Tuesday, January 22, 2013

Window on Eurasia: Central Asia’s Islamic Re-Awakening Reflects ‘Degradation’ of Regimes There, Bishkek Analyst Says

Paul Goble

            Staunton, January 22 – The re-awakening of Islamic thinking in Central Asia has been slowed by the Soviet inheritance, but “the degradation” of the current regimes in that region has opened the way for this rebirth to happen and in fact is accelerating that political trend, according to a Kyrgyzstan expert.

            In an article in the current issue of “Medina al-Islam,” Kadyr Malikov, the director of the Bishkek Religion, Law and Politics Center, describes five factors inherited from Soviet times which have restricted this re-awakening until recently but argues that declines in the authority of the regimes there is now powering it (www.centrasia.ru/newsA.php?st=1355928060).

After the USSR disintegrated in 1991, Malikov suggests, there began a process of “the rebirth of national values and the restoration of the spiritual inheritance” of the peoples of Central Asia. But the restoration of the Islamic element of the two was limited by the continuing weight of the Soviet past when this region was kept isolated from the Muslim world.

            “An entire generation of secular Muslims in the countries of Central Asia grew up and absorbed Western culture (through Russian culture)” rather than Islamic culture of the Middle East and South Asia. As a result, these Central Asian Muslims were not attuned to developments in the worldwide umma.

            First of all, “Islamic thought in the former Muslim republics of the USSR was cut off by ‘an iron curtain’ from the revolutionary influence of the ideological movements of a popular liberation character in the Near and Middle East against colonialism,” a form of isolation that profoundly affected their national movements.

            Second, “the ideology of scientific atheism of the USSR was directed against religion in general and this led to a situation in which the greater part of the Muslim leadership was repressed while another part did not promote the development of Islamic thought but worked only for the preservation of Islam in general via popular traditions and religious rites and rituals.”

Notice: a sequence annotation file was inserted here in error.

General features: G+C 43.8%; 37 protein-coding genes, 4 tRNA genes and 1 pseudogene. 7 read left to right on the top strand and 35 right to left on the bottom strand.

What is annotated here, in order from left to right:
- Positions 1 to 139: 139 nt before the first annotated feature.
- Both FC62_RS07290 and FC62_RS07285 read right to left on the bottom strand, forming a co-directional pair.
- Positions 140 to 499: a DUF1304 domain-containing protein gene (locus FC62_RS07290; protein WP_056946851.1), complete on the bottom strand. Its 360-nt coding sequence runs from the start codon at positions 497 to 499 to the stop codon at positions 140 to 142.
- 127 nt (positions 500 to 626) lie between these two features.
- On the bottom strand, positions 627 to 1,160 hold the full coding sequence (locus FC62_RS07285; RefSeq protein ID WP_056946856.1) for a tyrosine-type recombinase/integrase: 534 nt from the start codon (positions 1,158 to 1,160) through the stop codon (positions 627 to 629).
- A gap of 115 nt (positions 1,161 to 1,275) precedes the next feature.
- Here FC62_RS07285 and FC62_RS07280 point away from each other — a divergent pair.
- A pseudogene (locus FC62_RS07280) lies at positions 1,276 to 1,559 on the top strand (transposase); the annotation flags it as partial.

That experience in turn led many in the Muslim community to accept the idea of “the complete separation of Islam from social-political processes in society and to a certain passivity or complete lack of political civic position among believers.”

            Third, with the exception of Tajikistan, the countries of Central Asia suffered from “either a deficit or the complete lack of their own contemporary ideological foundation” of which Islam could be a part or to which it could explicitly oppose.

            Fourth, again with the possible exception of Tajikistan, the Central Asian states lacked an Islamic political elite or intelligentsia interested in the state and “directed not at external project but toward national interests.” That lack meant that Islam as such was not in a position to speak to national issues.

            And fifth, despite all the changes after 1991, the states of the region maintained “the atheistic secular system of the complete separation of religion from the state” which led to “an inevitable ideological conflict” between the two and meant that the state viewed “the Islamic rebirth as a threat” rather than an ally, leading to the loss of authority of the former.

            “Now,” Malikov says, “we can observe the first indications” that within the umma in Central Asia, there is “a search for political and social answers from Islam as an alternative” to the existing regimes whose leaders view “democracy not as an instrument or form of political rule but as a type of ideology which contradicts Islam.”

            Democracy, he continues, “unlike Islam is not a religion or a religious system because the source of legitimation of law in a democracy is the people while in Islam legitimization of law is based on the authority of the words of Allah.”  As Central Asians have focused on that distinction, the governments in the region have lost authority among them.

            At the same time, the Bishkek analyst says, the political systems in the region are “degrading” not because of “the influence of political Islam but because of the internal contradictions of the system, the corruption of the elites, and their struggle for power and influence.

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